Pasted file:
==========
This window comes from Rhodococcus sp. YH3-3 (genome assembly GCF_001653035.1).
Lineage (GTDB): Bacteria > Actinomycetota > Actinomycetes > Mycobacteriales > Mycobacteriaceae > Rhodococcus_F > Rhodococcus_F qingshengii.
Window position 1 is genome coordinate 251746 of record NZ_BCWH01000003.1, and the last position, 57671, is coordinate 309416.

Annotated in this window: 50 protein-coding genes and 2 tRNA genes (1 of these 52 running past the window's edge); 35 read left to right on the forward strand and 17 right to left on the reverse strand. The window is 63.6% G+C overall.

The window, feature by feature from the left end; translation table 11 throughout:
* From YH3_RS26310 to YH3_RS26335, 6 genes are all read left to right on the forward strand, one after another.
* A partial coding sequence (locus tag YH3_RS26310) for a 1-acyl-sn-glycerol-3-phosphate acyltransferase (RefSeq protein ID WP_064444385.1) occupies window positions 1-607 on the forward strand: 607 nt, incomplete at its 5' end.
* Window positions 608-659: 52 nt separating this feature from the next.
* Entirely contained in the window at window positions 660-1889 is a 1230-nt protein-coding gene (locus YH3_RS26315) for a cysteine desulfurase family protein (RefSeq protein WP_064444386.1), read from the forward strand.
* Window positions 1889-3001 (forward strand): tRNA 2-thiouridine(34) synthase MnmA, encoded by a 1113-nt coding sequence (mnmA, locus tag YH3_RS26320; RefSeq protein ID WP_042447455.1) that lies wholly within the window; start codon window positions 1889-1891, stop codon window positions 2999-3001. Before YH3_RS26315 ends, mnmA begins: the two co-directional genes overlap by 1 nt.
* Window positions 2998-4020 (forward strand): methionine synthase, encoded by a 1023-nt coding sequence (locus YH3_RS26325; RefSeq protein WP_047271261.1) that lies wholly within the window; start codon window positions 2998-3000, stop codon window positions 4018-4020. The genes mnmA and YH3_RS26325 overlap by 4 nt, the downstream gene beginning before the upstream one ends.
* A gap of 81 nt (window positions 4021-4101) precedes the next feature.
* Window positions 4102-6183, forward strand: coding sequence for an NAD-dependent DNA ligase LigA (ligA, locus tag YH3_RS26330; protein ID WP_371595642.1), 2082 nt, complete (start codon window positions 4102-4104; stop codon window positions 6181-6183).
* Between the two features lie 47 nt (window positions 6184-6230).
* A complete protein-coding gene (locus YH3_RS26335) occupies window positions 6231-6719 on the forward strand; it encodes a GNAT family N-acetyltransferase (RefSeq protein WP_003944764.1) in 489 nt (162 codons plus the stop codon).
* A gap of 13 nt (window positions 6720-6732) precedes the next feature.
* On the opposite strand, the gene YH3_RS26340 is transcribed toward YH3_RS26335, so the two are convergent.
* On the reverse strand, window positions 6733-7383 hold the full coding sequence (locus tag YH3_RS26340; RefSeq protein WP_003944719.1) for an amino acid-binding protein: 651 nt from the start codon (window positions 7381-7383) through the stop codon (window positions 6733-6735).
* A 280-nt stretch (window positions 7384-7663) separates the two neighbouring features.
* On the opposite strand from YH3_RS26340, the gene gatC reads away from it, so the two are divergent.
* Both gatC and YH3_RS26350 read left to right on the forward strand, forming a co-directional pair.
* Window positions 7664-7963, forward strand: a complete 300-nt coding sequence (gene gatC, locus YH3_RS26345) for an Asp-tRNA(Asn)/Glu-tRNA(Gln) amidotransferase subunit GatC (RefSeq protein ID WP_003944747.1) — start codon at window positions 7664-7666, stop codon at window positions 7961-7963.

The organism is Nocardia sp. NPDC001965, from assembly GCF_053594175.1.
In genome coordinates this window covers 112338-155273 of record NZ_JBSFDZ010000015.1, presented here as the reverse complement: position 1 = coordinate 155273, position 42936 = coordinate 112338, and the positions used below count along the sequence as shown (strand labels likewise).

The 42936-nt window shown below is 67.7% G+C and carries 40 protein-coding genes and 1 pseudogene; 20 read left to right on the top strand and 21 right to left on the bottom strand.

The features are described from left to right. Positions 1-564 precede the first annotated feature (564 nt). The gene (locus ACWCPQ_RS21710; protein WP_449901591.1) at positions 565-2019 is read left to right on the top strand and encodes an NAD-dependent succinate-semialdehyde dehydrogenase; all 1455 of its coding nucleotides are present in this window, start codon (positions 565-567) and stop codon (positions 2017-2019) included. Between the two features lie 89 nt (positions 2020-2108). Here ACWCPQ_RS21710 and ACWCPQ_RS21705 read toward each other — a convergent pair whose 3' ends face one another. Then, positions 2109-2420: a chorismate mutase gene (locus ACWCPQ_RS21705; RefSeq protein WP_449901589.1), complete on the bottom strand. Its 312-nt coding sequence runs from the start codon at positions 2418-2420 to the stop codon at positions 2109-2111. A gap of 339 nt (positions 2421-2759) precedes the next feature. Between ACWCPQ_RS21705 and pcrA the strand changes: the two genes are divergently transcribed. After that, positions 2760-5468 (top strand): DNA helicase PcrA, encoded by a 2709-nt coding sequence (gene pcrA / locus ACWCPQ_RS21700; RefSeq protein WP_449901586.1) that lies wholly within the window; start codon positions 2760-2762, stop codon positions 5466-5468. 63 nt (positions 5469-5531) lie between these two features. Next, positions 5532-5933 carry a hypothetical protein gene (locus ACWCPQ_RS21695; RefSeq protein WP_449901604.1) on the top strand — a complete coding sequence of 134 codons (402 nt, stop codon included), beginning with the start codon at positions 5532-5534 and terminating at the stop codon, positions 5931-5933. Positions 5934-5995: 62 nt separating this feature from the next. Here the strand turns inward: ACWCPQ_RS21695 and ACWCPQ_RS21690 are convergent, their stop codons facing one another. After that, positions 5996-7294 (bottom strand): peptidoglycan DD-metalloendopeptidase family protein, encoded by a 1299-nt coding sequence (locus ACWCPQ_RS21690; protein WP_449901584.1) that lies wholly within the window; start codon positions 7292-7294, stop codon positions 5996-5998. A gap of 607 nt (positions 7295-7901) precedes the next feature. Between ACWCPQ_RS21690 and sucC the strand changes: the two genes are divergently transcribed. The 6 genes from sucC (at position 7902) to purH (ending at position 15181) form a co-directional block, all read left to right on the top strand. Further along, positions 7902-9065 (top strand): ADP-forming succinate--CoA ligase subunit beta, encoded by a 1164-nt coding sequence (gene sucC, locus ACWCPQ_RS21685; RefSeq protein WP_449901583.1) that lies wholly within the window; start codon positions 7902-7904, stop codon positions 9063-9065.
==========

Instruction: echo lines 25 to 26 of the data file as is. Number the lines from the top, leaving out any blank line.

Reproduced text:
The 42936-nt window shown below is 67.7% G+C and carries 40 protein-coding genes and 1 pseudogene; 20 read left to right on the top strand and 21 right to left on the bottom strand.

The features are described from left to right. Positions 1-564 precede the first annotated feature (564 nt). The gene (locus ACWCPQ_RS21710; protein WP_449901591.1) at positions 565-2019 is read left to right on the top strand and encodes an NAD-dependent succinate-semialdehyde dehydrogenase; all 1455 of its coding nucleotides are present in this window, start codon (positions 565-567) and stop codon (positions 2017-2019) included. Between the two features lie 89 nt (positions 2020-2108). Here ACWCPQ_RS21710 and ACWCPQ_RS21705 read toward each other — a convergent pair whose 3' ends face one another. Then, positions 2109-2420: a chorismate mutase gene (locus ACWCPQ_RS21705; RefSeq protein WP_449901589.1), complete on the bottom strand. Its 312-nt coding sequence runs from the start codon at positions 2418-2420 to the stop codon at positions 2109-2111. A gap of 339 nt (positions 2421-2759) precedes the next feature. Between ACWCPQ_RS21705 and pcrA the strand changes: the two genes are divergently transcribed. After that, positions 2760-5468 (top strand): DNA helicase PcrA, encoded by a 2709-nt coding sequence (gene pcrA / locus ACWCPQ_RS21700; RefSeq protein WP_449901586.1) that lies wholly within the window; start codon positions 2760-2762, stop codon positions 5466-5468. 63 nt (positions 5469-5531) lie between these two features. Next, positions 5532-5933 carry a hypothetical protein gene (locus ACWCPQ_RS21695; RefSeq protein WP_449901604.1) on the top strand — a complete coding sequence of 134 codons (402 nt, stop codon included), beginning with the start codon at positions 5532-5534 and terminating at the stop codon, positions 5931-5933. Positions 5934-5995: 62 nt separating this feature from the next. Here the strand turns inward: ACWCPQ_RS21695 and ACWCPQ_RS21690 are convergent, their stop codons facing one another. After that, positions 5996-7294 (bottom strand): peptidoglycan DD-metalloendopeptidase family protein, encoded by a 1299-nt coding sequence (locus ACWCPQ_RS21690; protein WP_449901584.1) that lies wholly within the window; start codon positions 7292-7294, stop codon positions 5996-5998. A gap of 607 nt (positions 7295-7901) precedes the next feature. Between ACWCPQ_RS21690 and sucC the strand changes: the two genes are divergently transcribed. The 6 genes from sucC (at position 7902) to purH (ending at position 15181) form a co-directional block, all read left to right on the top strand. Further along, positions 7902-9065 (top strand): ADP-forming succinate--CoA ligase subunit beta, encoded by a 1164-nt coding sequence (gene sucC, locus ACWCPQ_RS21685; RefSeq protein WP_449901583.1) that lies wholly within the window; start codon positions 7902-7904, stop codon positions 9063-9065.